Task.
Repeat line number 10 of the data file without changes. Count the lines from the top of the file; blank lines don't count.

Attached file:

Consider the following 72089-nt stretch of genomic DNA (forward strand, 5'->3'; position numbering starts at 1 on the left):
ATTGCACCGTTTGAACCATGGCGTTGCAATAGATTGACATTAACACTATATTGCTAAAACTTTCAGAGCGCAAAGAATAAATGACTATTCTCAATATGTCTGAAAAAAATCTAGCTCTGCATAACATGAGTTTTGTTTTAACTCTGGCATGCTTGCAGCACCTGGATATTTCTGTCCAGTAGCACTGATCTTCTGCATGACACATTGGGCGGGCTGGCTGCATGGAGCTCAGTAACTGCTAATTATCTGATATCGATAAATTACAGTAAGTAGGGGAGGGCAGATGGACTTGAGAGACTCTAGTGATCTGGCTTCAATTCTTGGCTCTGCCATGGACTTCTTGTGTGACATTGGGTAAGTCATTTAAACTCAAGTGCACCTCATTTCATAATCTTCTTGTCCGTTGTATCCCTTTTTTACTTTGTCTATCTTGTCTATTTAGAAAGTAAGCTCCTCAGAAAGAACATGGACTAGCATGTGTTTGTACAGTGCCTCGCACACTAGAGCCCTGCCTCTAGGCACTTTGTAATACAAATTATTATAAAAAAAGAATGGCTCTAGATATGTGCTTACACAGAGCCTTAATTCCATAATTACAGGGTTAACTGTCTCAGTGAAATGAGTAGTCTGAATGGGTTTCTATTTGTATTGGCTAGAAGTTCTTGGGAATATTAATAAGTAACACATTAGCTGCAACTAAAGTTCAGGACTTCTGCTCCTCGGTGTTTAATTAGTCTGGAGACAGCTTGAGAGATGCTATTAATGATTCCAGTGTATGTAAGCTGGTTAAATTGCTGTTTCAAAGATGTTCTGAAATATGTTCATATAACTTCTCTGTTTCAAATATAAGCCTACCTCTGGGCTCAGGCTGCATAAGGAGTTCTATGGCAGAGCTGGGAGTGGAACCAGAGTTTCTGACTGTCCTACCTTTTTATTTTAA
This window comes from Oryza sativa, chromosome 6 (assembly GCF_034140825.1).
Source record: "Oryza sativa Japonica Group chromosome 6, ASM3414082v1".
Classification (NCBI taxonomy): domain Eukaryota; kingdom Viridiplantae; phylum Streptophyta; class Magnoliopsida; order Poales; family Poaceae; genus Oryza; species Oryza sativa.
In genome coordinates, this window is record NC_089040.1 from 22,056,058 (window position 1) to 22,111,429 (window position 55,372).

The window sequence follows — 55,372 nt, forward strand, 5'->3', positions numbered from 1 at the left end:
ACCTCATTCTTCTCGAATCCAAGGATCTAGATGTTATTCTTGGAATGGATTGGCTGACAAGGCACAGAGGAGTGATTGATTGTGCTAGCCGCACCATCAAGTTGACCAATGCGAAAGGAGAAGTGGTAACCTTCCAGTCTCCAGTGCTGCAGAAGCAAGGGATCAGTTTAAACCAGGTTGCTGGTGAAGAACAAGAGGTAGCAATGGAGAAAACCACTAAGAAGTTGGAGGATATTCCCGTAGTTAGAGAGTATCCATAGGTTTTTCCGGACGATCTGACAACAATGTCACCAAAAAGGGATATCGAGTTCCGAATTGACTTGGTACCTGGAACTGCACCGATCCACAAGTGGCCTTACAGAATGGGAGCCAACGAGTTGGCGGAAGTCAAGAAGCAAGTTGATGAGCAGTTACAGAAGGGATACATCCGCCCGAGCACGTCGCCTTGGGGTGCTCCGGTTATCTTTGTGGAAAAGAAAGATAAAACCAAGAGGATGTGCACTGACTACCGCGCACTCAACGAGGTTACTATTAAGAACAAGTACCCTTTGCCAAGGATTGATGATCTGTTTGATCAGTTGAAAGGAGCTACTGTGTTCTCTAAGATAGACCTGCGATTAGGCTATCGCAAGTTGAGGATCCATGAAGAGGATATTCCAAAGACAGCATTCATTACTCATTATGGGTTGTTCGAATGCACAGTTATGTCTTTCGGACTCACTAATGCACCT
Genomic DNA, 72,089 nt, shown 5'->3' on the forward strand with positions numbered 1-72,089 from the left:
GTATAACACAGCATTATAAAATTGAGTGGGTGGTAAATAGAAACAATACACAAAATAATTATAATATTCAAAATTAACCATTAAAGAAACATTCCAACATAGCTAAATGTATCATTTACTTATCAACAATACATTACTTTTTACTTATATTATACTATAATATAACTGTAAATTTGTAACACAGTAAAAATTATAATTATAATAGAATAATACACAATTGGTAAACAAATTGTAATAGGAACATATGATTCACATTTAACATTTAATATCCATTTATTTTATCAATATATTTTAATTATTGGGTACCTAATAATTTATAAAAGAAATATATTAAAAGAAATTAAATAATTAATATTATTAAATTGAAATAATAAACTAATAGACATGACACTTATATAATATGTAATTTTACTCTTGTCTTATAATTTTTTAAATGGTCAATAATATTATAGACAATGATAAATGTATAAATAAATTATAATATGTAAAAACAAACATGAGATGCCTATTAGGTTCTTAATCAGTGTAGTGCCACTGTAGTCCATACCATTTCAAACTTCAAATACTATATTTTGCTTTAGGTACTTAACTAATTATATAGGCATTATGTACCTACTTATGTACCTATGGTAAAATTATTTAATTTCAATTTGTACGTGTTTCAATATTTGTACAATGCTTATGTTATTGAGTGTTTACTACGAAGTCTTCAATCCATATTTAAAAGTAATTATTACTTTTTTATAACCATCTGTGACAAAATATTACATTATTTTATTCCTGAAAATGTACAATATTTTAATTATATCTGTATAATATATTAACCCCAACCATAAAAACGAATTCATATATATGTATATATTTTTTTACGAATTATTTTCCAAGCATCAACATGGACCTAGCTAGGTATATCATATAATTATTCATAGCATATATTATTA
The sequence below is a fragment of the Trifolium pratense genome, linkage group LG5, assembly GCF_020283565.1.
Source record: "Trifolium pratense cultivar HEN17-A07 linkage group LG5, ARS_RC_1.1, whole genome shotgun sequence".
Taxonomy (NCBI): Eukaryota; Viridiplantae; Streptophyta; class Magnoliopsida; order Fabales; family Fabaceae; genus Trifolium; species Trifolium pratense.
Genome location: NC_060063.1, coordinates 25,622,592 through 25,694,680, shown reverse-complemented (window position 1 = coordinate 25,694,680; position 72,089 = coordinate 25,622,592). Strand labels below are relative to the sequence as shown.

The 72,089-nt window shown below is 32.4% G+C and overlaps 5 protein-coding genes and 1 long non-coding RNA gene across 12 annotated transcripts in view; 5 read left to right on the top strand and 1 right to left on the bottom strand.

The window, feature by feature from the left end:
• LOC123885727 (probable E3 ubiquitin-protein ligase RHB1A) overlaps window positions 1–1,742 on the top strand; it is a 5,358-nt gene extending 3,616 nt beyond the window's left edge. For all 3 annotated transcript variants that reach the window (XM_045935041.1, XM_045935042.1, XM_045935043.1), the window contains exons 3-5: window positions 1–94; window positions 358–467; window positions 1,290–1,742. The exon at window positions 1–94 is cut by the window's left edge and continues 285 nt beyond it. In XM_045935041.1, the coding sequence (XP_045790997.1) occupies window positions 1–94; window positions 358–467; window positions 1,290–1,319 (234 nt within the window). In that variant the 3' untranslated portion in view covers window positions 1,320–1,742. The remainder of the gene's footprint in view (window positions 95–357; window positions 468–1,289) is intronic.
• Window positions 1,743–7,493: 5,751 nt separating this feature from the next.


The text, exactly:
GTATAACACAGCATTATAAAATTGAGTGGGTGGTAAATAGAAACAATACACAAAATAATTATAATATTCAAAATTAACCATTAAAGAAACATTCCAACATAGCTAAATGTATCATTTACTTATCAACAATACATTACTTTTTACTTATATTATACTATAATATAACTGTAAATTTGTAACACAGTAAAAATTATAATTATAATAGAATAATACACAATTGGTAAACAAATTGTAATAGGAACATATGATTCACATTTAACATTTAATATCCATTTATTTTATCAATATATTTTAATTATTGGGTACCTAATAATTTATAAAAGAAATATATTAAAAGAAATTAAATAATTAATATTATTAAATTGAAATAATAAACTAATAGACATGACACTTATATAATATGTAATTTTACTCTTGTCTTATAATTTTTTAAATGGTCAATAATATTATAGACAATGATAAATGTATAAATAAATTATAATATGTAAAAACAAACATGAGATGCCTATTAGGTTCTTAATCAGTGTAGTGCCACTGTAGTCCATACCATTTCAAACTTCAAATACTATATTTTGCTTTAGGTACTTAACTAATTATATAGGCATTATGTACCTACTTATGTACCTATGGTAAAATTATTTAATTTCAATTTGTACGTGTTTCAATATTTGTACAATGCTTATGTTATTGAGTGTTTACTACGAAGTCTTCAATCCATATTTAAAAGTAATTATTACTTTTTTATAACCATCTGTGACAAAATATTACATTATTTTATTCCTGAAAATGTACAATATTTTAATTATATCTGTATAATATATTAACCCCAACCATAAAAACGAATTCATATATATGTATATATTTTTTTACGAATTATTTTCCAAGCATCAACATGGACCTAGCTAGGTATATCATATAATTATTCATAGCATATATTATTA